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UK lawyer threatens Facebook, mulls action against ISPs to block defamation

The lawyer who has threatened Facebook with a defamation suit on behalf of boxing promoter Frank Warren has said that he may take action against internet service providers (ISPs) for US-published defamation.15 Sep 2009

Stephen Taylor Heath of law firm Lupton Fawcett is representing Warren in a dispute with Facebook about allegedly defamatory comments about him posted there.

Warren threatened to sue Facebook over the use of his name and image and allegedly defamatory comments posted on the site. Facebook has since removed some content and banned some users from posting material.

Taylor Heath said that boxer Amir Khan had considered taking action but was withdrawing any intention to act. He said that no decision has been made yet on whether Warren will take further action.

Even a successful defamation ruling in the UK courts, though, would be of limited value against a US company. In the US, the Communications Decency Act (CDA) shields internet hosts like Facebook from liability for the comments of users, albeit individual defamers could be sued under UK or US law. If an action for defamation were successful against Facebook in the UK, it is unlikely that a US court would see fit to enforce any order to remove comments against Facebook in the US if that order presented a conflict with the CDA.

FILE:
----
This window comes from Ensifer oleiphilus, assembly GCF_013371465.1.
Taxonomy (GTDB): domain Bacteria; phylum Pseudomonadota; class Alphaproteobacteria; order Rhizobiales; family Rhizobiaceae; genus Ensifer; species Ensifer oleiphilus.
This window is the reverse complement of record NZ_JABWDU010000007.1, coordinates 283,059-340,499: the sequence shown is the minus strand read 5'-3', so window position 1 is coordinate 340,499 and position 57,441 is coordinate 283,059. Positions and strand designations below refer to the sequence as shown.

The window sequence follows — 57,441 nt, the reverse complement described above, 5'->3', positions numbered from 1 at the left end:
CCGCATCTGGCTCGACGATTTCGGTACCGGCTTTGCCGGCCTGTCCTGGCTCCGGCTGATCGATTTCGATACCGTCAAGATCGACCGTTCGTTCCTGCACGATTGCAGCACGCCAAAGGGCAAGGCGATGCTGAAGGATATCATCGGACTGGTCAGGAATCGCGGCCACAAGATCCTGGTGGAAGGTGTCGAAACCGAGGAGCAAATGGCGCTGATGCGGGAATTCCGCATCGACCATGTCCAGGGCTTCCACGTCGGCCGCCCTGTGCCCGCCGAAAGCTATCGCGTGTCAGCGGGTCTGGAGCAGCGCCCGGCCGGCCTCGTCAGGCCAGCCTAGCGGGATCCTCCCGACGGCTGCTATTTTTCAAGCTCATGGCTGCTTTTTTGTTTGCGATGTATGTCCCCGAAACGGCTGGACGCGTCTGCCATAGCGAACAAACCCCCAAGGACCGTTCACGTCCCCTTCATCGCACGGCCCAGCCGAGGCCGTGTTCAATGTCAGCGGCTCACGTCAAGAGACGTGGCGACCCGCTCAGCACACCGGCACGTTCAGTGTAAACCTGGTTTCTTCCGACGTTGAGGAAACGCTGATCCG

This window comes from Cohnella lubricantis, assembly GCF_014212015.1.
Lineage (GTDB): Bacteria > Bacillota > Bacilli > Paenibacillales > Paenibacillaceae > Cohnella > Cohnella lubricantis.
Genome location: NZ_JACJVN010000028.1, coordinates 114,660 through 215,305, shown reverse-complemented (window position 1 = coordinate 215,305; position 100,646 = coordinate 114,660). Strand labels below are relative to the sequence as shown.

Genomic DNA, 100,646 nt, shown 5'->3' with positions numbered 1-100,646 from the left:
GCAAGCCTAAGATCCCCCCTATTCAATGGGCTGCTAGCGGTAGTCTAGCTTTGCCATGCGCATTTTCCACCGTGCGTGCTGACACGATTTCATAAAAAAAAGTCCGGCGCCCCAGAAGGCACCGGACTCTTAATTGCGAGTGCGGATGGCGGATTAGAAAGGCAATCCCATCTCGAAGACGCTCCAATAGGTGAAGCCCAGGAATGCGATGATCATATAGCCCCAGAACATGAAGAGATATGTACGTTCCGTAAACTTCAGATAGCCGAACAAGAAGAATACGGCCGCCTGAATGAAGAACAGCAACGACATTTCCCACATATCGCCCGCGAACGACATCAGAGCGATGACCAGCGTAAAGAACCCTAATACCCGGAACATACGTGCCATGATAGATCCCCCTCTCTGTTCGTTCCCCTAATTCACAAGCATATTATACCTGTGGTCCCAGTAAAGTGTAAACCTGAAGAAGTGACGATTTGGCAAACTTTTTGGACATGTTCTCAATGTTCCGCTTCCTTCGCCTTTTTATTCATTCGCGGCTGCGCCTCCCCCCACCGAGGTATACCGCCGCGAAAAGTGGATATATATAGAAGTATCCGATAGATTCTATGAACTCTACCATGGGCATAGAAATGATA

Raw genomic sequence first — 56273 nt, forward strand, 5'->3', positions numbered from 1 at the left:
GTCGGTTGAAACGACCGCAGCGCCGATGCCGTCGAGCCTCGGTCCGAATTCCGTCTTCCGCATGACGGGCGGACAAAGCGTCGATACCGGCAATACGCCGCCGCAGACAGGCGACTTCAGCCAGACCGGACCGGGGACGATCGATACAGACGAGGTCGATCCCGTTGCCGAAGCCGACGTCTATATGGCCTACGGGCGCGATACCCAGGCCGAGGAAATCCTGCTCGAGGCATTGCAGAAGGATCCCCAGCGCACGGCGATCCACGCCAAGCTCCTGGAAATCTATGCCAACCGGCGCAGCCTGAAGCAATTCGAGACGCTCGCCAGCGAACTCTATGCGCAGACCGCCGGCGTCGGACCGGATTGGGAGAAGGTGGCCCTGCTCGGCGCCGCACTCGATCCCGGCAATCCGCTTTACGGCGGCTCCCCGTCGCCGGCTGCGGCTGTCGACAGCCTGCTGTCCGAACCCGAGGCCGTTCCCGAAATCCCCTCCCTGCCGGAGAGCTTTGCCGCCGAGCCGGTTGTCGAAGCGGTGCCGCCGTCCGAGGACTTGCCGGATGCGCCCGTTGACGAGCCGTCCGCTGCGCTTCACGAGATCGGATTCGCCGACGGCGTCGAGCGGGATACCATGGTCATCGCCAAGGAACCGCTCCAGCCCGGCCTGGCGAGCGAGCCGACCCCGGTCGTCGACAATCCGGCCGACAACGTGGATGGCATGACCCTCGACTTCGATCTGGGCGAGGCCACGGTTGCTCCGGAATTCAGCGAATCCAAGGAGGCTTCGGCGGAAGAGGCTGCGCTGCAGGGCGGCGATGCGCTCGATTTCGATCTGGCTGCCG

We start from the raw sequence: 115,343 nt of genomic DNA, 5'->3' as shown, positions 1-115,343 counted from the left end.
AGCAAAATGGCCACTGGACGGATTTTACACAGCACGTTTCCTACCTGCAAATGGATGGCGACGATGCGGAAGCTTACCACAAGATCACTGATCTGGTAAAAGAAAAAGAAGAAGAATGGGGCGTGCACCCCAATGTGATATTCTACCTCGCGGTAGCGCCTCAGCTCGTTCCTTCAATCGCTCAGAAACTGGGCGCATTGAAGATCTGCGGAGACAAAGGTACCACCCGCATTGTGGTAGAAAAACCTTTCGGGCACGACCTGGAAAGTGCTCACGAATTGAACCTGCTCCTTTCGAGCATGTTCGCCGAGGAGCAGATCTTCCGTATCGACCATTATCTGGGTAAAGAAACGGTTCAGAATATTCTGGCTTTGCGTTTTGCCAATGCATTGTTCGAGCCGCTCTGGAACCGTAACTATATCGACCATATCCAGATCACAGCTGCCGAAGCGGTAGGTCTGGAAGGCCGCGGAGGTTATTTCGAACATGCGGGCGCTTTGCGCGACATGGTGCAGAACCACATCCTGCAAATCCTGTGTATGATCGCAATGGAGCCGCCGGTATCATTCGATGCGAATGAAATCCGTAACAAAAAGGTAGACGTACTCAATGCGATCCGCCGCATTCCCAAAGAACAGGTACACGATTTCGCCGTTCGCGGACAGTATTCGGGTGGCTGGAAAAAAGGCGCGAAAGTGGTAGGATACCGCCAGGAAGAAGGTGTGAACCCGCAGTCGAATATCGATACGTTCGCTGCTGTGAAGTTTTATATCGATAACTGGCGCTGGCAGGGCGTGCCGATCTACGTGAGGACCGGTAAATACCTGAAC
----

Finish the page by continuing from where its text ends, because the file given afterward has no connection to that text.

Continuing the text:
Responding to that problem, Taylor Heath told OUT-LAW.COM that one option would be to pursue ISPs in the UK for their role in publication and force them to block access to defamatory material.

"Our view is that online material is being published in the UK because it can be viewed in the UK, so action can be brought," he said. "A potential issue is that ISPs allow this to be broadcast in the UK, so with defamatory content you can rope in publishers but also ISPs."

Taylor Heath said that he was not discussing the conduct of any particular case, but how the problem of defamation in services hosted overseas could be addressed generally.

"The action would be on the basis that the ISPs are part and parcel of the publication process," said Taylor Heath. "It would be the most tangible way of stopping material reaching a target audience."

If a court did find an ISP liable for material generated on Facebook by a user it would be a reversal of the approach taken in previous judgments.

In 2005 John Bunt tried to make three ISPs responsible for allowing users to make allegedly defamatory postings online. The court said, though, that as long as an ISP was just a passive facilitator of communication whose content it did not monitor, it could not be said to be the publisher of the information.

The UK's E-Commerce Regulations say that a service provider will not be liable for illegal content posted by any of its users as long as it does not initiate the transmission, does not select the receiver of the transmission and does not select or modify the information contained in the transmission.

This has been interpreted as meaning that as long as it does not create or moderate the content itself, it will be a 'mere conduit' for information and not a publisher or author of it.

Even if the ISPs could be found legally responsible there is a practical problem with the proposed action: action would have to be taken against all ISPs to avoid customers of one where the site is blocked simply visiting it via another.

"You would take action against one and make it clear that if another takes its place you would take action against them also," said Taylor Heath in response to this problem. 

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